Monthly average response times of per-view average (until May 10)

These statistics are based on the simple daily averages of logs collected from Web VideoMark participants. It means there are many variables in the population (more devices, more views), their network (home, school or office), and streaming servers (busy hours) during the period. The views vary by hour, and we only analyze simple daily averages, so the results are biased toward the prime time when more people watch videos.

Therefore, the data doesn’t imply that the entire Internet speed went down to the half, or the loading times became 2.4 times longer. Still, given that we measure against servers, which are usually a robust and stable CDN like YouTube, these stats should be reflecting the Internet quality and congestions that people perceive when they use the actual services.

QoE trends on YouTube

The quality of experience (QoE) for video streaming users has not significantly been affected by the slower transmissions and longer response times. That’s because bitrates required for video playback are orders of magnitude less than the download speed, as mentioned in our previous post.

Considering the number of users on each service is a variable, we just focused on YouTube that draws the majority of the users. The daily QoE in this first half-year until May 19 look like this:

Daily average QoE on YouTube

The graph contains several anomalies, just like the response times we saw earlier. Still, we don’t recognize any particular trend because, in our understanding, bandwidth shortages leading to lower resolutions and bitrates are not often happening.

Note: We estimate QoE values from various parameters like resolutions, bitrates, and pausing times during video playback. The QoE of the entire service usage, including negative impacts of slower page loads or navigations, is not taken into account in this analysis.

The population and trends in their watching behavior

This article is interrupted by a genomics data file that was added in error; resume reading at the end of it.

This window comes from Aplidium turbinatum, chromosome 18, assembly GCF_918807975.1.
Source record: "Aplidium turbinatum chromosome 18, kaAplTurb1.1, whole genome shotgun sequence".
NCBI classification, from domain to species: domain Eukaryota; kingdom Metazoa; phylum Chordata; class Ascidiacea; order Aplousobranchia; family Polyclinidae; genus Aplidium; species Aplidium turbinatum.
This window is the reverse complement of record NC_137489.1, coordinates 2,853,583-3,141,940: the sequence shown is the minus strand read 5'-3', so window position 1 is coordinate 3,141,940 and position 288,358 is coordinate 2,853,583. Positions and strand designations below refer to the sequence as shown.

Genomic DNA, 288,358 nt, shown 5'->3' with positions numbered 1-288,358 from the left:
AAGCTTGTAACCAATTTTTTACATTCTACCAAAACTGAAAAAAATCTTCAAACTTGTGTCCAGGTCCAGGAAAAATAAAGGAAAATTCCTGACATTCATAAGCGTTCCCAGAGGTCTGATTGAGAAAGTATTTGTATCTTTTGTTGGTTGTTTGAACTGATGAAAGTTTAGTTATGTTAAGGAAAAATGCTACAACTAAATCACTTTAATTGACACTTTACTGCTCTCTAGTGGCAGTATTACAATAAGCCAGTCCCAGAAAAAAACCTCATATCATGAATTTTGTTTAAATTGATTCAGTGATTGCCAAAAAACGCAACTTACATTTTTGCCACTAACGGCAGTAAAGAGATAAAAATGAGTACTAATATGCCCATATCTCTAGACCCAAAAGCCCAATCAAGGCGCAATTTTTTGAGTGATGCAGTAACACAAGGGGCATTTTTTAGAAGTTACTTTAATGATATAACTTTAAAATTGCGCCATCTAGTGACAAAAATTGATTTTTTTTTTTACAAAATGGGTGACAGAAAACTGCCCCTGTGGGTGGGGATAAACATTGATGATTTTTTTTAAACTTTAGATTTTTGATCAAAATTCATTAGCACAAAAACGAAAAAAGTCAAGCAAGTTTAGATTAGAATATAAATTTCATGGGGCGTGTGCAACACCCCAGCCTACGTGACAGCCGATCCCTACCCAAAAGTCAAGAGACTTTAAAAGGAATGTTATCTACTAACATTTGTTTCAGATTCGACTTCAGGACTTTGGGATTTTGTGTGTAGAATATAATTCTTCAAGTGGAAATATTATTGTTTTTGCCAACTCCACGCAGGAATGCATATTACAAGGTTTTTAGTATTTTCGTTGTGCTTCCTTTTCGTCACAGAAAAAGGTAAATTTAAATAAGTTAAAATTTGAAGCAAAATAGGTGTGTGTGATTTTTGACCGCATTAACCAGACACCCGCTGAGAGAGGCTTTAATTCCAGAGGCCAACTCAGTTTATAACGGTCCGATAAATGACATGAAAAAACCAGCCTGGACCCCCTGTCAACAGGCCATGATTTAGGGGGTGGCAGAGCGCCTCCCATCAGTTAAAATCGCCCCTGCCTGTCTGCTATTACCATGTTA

In our previous post, we looked into the data in February and March. Now let’s extend the coverage until May 10 to see how the hourly views totaling 28,005 look like on weekdays and weekends:

Hourly views on weekdays
Hourly views on weekends and holidays

On the whole, the number of views has increased since April. While our active user base (project participants) grown by 10% between early March and early April, the April views were 2.2 times greater than March. We can conclude that the use of video streaming services had spiked following the state of emergency declarations.

The hourly graphs vary widely, but it seems there are slightly more views after March during weekday daytime that previously had fewer viewers.

Call for participation

For the Web VideoMark project, we are gathering data from volunteers opted into our online research, analyzing the network and QoE on actual services, and publishing the outcomes as open data. We’ll be posting analytics charts like ones shown in this article to the statistics page.

If you’re interested, please visit our project page, install an extension to one of the supported browsers including Chrome and Edge, and watch videos as usual. You don’t have to do anything else. It’s an online quality research anyone can easily participate, so join us today!

Besides, we can provide detailed data and briefing to network carriers, video service providers and researchers. Drop us a line if it sounds beneficial to you.